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LGBT families lobby Congress

By Athena Jones, CNN
updated 8:00 PM EDT, Thu May 17, 2012
STORY HIGHLIGHTS
  • Families meet lawmakers to talk marriage equality, safe schools, adoption and foster care
  • Trip was scheduled before president's announcement that he supports same-sex marriage
  • "Everything is a gradual process," one gay father says
  • Son of lesbian couple: "We're looking for due process and equal protection"

Washington (CNN) -- Tommy Starling and Jeff Littlefield say they've slowly been changing minds of people in their community when it comes to what a family looks like.

The gay couple from Pawleys Island, South Carolina, traveled to the nation's capital with their 5-year-old daughter, Carrigan, to share their story and help members of Congress understand the issues they face.

"Everything is a gradual process," Starling said. "Now that we have Carrigan in our lives, people's minds are changing. They see her; they see us in the PTA functions; they see us in the community, going to the school, so we have a different group of friends, and everybody's hearts and minds are opening to seeing that we are a family just like theirs."

The family joined other lesbian, gay, bisexual and transgender parents and their children from across the country to lobby for marriage equality on Capitol Hill on Thursday and to discuss other issues of concern like safe schools, adoption and foster care. The families scheduled meetings at the offices of about 50 representatives and senators from their home states.

Jeff Littlefield, left, and Tommy Starling traveled to Capitol Hill to lobby for marriage equality.
Jeff Littlefield, left, and Tommy Starling traveled to Capitol Hill to lobby for marriage equality.

The Family Equality Council's trip to the capital was scheduled before President Barack Obama's historic announcement last week of his own support for same-sex marriage. Organizers said the goal of the meetings on Capitol Hill was both to thank members of Congress who support gay rights and try to encourage others to open their minds.

The Respect for Marriage Act, which would repeal the Defense of Marriage Act law that denies same-sex couples recognition at the federal level, topped the agenda of issues the families planned to discuss with lawmakers.

Zach Wahls, 20, whose emotional speech before Iowa lawmakers about LGBT families went viral last year, was among the group.

"The fact is that not all people who are opposed to same-sex marriage are bigots or hateful or ignorant," Wahls, who wrote a book titled "My Two Moms: Lessons of Love, Strength and What Makes a Family," told CNN's Suzanne Malveaux. "Likewise, not all people who support marriage equality are godless, colonizing sodomites. So I think if we can move past some of these stereotypes on both sides, we're able to have this real conversation and understand that at the end of the day, my family isn't looking for some radical change to the law, we're looking for due process and equal protection."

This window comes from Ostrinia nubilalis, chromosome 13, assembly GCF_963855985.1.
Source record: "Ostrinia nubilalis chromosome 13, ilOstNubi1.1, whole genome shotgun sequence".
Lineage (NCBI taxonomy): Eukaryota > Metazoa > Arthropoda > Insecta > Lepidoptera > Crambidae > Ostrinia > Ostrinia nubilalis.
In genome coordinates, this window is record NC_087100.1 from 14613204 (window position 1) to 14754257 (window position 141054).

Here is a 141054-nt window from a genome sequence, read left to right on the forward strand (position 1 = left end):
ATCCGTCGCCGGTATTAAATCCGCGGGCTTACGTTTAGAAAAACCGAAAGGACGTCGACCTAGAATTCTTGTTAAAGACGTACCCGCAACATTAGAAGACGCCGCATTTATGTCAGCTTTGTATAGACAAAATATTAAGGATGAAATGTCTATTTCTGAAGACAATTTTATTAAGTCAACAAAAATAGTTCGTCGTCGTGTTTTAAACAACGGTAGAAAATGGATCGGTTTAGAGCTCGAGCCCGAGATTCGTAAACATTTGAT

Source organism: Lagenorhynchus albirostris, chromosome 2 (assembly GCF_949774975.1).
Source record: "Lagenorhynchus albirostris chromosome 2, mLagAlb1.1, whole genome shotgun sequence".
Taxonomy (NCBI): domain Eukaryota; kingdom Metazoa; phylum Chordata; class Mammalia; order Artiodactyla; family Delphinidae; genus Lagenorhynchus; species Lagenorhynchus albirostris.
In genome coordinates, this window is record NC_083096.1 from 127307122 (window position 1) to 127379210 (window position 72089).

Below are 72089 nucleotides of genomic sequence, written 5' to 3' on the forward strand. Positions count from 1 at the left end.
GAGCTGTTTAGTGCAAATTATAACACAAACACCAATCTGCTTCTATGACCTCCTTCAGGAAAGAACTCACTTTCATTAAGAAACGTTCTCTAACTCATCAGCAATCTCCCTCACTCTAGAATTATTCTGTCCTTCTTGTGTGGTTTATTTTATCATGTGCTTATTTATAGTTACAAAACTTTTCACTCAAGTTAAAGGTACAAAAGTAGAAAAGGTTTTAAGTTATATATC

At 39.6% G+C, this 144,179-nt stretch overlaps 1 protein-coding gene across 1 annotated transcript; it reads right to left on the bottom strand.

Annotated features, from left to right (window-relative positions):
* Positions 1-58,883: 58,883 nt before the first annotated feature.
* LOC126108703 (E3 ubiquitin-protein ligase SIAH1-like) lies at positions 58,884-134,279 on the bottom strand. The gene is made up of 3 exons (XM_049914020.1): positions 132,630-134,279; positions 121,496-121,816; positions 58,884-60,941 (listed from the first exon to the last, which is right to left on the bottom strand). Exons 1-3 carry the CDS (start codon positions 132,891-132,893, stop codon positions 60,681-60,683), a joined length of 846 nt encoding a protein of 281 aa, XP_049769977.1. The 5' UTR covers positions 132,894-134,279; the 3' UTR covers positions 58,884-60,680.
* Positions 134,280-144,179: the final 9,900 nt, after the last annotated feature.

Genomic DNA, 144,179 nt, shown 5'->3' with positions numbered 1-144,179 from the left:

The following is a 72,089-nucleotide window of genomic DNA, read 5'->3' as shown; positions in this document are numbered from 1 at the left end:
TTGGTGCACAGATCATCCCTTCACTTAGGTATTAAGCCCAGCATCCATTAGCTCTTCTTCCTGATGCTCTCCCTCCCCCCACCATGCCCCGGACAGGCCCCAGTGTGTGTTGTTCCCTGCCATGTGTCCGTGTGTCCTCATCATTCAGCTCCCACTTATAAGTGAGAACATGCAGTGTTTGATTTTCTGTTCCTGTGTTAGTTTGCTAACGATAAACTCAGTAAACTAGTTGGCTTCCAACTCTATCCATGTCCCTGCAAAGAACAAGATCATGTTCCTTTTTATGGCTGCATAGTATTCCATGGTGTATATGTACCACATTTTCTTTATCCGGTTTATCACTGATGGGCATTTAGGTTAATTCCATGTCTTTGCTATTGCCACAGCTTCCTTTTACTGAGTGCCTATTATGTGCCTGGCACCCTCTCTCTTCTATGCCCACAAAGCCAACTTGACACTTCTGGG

Wahls said he had several meetings scheduled with Iowa lawmakers, including Republican Sen. Chuck Grassley of Iowa.

Starling and Littlefield said that while they were pleased with the recent comments the president made in support of same-sex marriage, they want more.

"I don't think he went far enough," Starling said. "I think we need to repeal DOMA, that it needs to be a federal issue. We're legally married in California, but it's not recognized in South Carolina. If we repeal DOMA, it can be recognized."

Littlefield joked about the fact that same-sex marriage is legal in the nation's capital, saying, "We're in Washington, D.C., today; we're married again. When we go back home tomorrow, we're not married."

The Marriott/Elliot family visited Capitol Hill from Austin, Texas, as part of the lobbying effort.
The Marriott/Elliot family visited Capitol Hill from Austin, Texas, as part of the lobbying effort.

Mason Marriott-Voss, a 13-year-old from Austin, Texas, said he wanted to make sure the lawmakers who represent him, his siblings and his parents know that these issues are important to families like his. He said he just wants his two mothers to have the same rights his friends' parents do, and he doesn't understand the opposition to same-sex marriage.

"I don't understand why they are against it; people tell me 'religion'; people tell me all sorts of things," he said. "Aren't we a free country?"

His mother Sue Marriott said the couple wanted to bring their three children along to Washington to show them what it's like to try to make a difference for social justice and fairness in the world.

The meetings on Capitol Hill were part of a weekend of events during which LGBT families planned social gatherings and sightseeing tours. About 50 parents and children kicked off the weekend with a photo in front of the Capitol holding multicolored pinwheels.

Rep. Nydia Velazquez, D-New York, who took part in the photo op, said the group reminded her of the work she was sent to Washington to do.

"You give me confirmation that love has no boundaries," she said.

Jeffrey Richardson, who serves as LGBT liaison for D.C. Mayor Vincent Gray, read a statement from the mayor proclaiming May 17, 2012, as "Lesbian, Gay, Bisexual And Transgender Family Equality Day in Washington, DC" and called upon all city residents to encourage equality and justice for all families.

CNN's Lindy Royce-Bartlett contributed to this report.

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